Grants for Youth, Trails, Public Spaces; BSO Layoffs
August 25, 2020 — Doc Wayne gets $381K to serve more at-risk youth… Essex County Greenbelt grants $50K to Cape Ann Trails Stewards… Boston Foundation grants $200K to Place Leadership Network… BSO lays off 50 in effort to steer through the pandemic.
Doc Wayne Gets $381K to Serve More At-Risk Youth
Doc Wayne, a Boston nonprofit that combines sports and therapy for youth who face difficulties tied to with mental health, chronic trauma, and domestic or community violence, recently announced it received a $381,000 grant to support expansion of its programs.
Doc Wayne said the grant, from The Charles Hayden Foundation, will also enable it to add staff to address an increased demand for mental health services spurred by the coronavirus pandemic.
“While the pandemic is causing significant stress and anxiety for adults, children are struggling with fear and despair due to the dramatic disruption of their lives,” said David Cohen, CEO of Doc Wayne. “This grant is going to have an enormous impact on our ability to help more children manage their stress and cope during this extremely difficult time, and help establish some normalcy in their lives.”
Doc Wayne assists more than 450 Massachusetts youth each week that face difficulties associated with mental health, chronic trauma, and domestic or community violence.
Essex County Greenbelt Grants $50K to Cape Ann Trails Stewards
Essex County Greenbelt, based in Essex, yesterday announced it granted $50,000 to Cape Ann Trails Stewards (CATS), a nonprofit also based in Essex, to further its works to creates and promote access to local trails and recreational areas.
The grant was made in memory of Ted Tarr, who was dedicated to the trails and related areas of Cape Ann.
Greenbelt President Kate Bowditch said, "We're delighted to be able to make this grant to CATS in Ted Tarr's memory. It feels like a great way to honor his legacy in this region and to help ensure the ongoing care and stewardship of Cape Ann's trails and open space network."
Greenbelt said funding for the grant, which recognizes the two organizations' shared mission to promote safe access to and use of trails and open space in the Cape Ann region, originated from a generous bequest from Tarr’s estate in 2018, Greenbelt made this grant to CATS in recognition of the shared mission of the two organizations.
Boston Foundation Grants $200K to Place Leadership Network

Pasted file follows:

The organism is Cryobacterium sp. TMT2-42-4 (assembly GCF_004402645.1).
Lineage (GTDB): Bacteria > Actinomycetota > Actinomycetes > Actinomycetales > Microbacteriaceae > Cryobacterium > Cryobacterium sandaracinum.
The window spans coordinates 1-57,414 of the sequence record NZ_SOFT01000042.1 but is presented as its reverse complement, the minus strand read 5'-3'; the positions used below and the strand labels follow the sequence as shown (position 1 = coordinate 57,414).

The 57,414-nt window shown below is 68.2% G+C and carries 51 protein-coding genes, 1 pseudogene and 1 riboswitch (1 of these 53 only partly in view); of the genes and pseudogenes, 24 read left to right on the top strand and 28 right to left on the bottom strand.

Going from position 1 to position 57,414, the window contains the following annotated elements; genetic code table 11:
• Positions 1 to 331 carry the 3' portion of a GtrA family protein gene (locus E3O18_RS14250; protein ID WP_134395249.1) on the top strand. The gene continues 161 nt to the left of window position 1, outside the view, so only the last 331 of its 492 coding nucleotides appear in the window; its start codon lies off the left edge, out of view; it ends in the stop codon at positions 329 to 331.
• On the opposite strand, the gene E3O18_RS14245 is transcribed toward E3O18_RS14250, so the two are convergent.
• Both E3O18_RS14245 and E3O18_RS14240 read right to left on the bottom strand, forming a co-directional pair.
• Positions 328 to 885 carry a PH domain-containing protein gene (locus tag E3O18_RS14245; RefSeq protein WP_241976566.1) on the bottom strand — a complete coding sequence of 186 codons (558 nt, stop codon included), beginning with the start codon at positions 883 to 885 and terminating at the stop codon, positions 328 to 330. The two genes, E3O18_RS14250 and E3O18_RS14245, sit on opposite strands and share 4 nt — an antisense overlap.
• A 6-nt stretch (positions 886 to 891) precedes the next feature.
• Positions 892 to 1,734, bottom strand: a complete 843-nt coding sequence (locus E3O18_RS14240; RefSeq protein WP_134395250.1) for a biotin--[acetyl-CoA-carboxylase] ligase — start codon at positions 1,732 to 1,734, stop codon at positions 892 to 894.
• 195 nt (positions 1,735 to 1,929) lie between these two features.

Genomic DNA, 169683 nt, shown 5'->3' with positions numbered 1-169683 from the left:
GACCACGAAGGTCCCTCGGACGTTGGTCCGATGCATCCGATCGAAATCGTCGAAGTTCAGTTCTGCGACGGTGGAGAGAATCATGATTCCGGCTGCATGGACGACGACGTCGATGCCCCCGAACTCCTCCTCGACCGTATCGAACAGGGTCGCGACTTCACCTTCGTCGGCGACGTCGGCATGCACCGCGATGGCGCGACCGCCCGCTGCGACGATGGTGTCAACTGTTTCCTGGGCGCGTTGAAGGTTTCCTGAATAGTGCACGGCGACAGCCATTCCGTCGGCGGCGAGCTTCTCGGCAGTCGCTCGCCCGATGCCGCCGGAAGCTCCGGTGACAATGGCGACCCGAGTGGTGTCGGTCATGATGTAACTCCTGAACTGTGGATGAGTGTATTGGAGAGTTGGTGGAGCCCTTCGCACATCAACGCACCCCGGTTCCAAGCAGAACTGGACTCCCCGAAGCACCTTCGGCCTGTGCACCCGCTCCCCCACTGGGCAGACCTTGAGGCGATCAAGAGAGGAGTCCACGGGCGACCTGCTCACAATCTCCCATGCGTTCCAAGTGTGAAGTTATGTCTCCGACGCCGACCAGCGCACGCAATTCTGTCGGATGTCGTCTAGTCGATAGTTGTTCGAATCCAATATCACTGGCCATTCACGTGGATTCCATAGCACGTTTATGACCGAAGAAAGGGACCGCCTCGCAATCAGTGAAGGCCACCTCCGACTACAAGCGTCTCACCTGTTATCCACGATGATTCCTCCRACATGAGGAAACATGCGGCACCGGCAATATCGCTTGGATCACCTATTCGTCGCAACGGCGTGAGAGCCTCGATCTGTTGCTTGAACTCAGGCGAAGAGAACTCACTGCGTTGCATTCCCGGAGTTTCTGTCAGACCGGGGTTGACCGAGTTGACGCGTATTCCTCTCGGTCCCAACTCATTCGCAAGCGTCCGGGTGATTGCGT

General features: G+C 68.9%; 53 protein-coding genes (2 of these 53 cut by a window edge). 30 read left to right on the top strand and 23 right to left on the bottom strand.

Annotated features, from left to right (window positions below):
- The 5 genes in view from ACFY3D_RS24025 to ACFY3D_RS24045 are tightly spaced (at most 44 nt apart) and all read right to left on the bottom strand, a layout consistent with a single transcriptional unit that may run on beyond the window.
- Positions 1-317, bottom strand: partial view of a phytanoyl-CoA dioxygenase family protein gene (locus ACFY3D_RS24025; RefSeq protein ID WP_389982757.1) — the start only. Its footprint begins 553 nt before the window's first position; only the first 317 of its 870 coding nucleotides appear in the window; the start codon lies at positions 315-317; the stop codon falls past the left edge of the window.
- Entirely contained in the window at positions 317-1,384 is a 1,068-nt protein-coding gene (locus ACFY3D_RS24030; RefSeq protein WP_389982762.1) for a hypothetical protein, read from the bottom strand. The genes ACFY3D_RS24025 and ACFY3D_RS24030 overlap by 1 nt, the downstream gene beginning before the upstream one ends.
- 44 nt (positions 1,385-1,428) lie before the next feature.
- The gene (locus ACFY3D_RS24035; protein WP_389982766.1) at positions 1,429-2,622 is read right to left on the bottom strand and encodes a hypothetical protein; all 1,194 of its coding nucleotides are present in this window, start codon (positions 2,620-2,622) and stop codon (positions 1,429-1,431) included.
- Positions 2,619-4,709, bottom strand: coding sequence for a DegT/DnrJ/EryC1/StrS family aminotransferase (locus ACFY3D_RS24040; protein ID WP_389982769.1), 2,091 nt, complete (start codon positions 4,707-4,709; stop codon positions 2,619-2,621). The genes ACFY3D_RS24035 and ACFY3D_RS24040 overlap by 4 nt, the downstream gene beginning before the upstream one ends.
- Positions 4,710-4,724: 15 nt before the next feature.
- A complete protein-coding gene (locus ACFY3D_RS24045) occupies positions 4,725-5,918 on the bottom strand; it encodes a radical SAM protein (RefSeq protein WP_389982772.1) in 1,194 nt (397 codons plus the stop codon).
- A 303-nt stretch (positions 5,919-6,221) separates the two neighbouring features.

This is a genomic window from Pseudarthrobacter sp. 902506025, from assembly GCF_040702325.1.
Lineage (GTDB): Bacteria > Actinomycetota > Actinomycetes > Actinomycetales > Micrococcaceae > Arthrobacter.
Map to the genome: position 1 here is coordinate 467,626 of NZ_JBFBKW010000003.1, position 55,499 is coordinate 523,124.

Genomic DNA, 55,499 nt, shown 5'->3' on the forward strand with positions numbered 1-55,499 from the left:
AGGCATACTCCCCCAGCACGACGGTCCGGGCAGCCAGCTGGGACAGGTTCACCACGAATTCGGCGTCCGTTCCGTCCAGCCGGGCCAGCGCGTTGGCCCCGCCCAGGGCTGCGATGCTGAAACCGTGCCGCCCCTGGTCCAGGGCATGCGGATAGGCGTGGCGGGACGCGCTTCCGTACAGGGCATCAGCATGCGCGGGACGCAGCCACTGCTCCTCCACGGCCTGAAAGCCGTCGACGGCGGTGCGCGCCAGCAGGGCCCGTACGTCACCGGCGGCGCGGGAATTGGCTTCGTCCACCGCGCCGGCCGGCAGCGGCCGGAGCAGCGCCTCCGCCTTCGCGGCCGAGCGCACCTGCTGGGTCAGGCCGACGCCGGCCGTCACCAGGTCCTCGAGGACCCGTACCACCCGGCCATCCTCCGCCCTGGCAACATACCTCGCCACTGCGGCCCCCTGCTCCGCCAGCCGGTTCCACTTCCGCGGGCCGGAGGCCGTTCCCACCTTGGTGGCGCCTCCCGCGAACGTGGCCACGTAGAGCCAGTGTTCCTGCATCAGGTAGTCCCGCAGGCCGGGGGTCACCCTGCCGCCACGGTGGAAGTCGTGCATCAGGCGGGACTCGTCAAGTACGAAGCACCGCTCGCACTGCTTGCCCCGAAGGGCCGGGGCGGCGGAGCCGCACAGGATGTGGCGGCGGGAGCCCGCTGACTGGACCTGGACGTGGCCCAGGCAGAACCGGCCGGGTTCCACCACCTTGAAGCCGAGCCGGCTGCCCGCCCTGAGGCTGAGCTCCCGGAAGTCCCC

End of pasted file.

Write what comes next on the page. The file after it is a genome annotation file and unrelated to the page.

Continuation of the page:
The Boston Foundation (TBF) today announced it granted $200,000 to eight Massachusetts nonprofits which are the inaugural cohort of the Place Leadership Network (PLN) to advance equitable, accessible and vibrant community spaces in Greater Boston.
The grants come after the eight organizations spent the last year in a learning process focused on strengthening connections to policy and philanthropic resources, sharing practices to strengthen cultural identity and the public realm at neighborhood scales, and building a mutual support network during the shock of the COVID-19 pandemic.
“COVID has made even more visible the economic, social, climate and health inequities that these organizations are working to address every day in diverse communities around Greater Boston,” said F. Philip Barash, a TBF fellow and convener of PLN.
Receiving the grants were the following:
Asian Community Development Corporation, with the Chinese Historical Society of New England: $30,000
Bowdoin Geneva Main Streets, with the Farmers Collaborative and Meetinghouse Hill Civic Association: $30,000
Central Square Business Improvement District, with the Dance Complex and Community Art Center: $25,000
Charles River Conservancy, with the Esplanade Association: $20,000
Hyde Square Task Force: $25,000
North Shore Community Development Coalition: $20,000
Roxbury Cultural District: $30,000
The Trustees of Reservations: $20,000
BSO Lays Off 50 in Effort to Steer Through the Pandemic
The Boston Symphony Orchestra
(BSO), which has the largest endowment of any nonprofit American orchestra, last week announced it will lay off 50 of its 180 full-time administrative staff as "part of an overall effort to sustain the organization’s fiscal viability through the immediate pandemic period and into the future."
The lay-offs will take effect Sept. 1. Thirty additional positions have been frozen or left vacant since March.
The layoffs, as well as eight full-times who will be furloughed, followed an analysis of the orchestra’s operations and the staffing needed given the reduced workload during the upcoming period of live performance hiatus.
“It is with a heavy heart that we have made some difficult decisions about reducing the organization’s workforce during this unprecedented time of concert cancellations and revenue loss associated with COVID-19,” said BSO CEO Mark Volpe.
The BSO, which has an endowment of $449.6 million, according to The Boston Globe, this year established a BSO At Home channel on its website and held virtual concerts this summer to replace its canceled 2020 Tanglewood Festival.
For the year ending Aug. 31, 2018, the BSO reported $110.6 million in revenue, of which $41.9 million came from contributions and grants, and $105.6 million in expenses, according to its most recently available federal tax filing.
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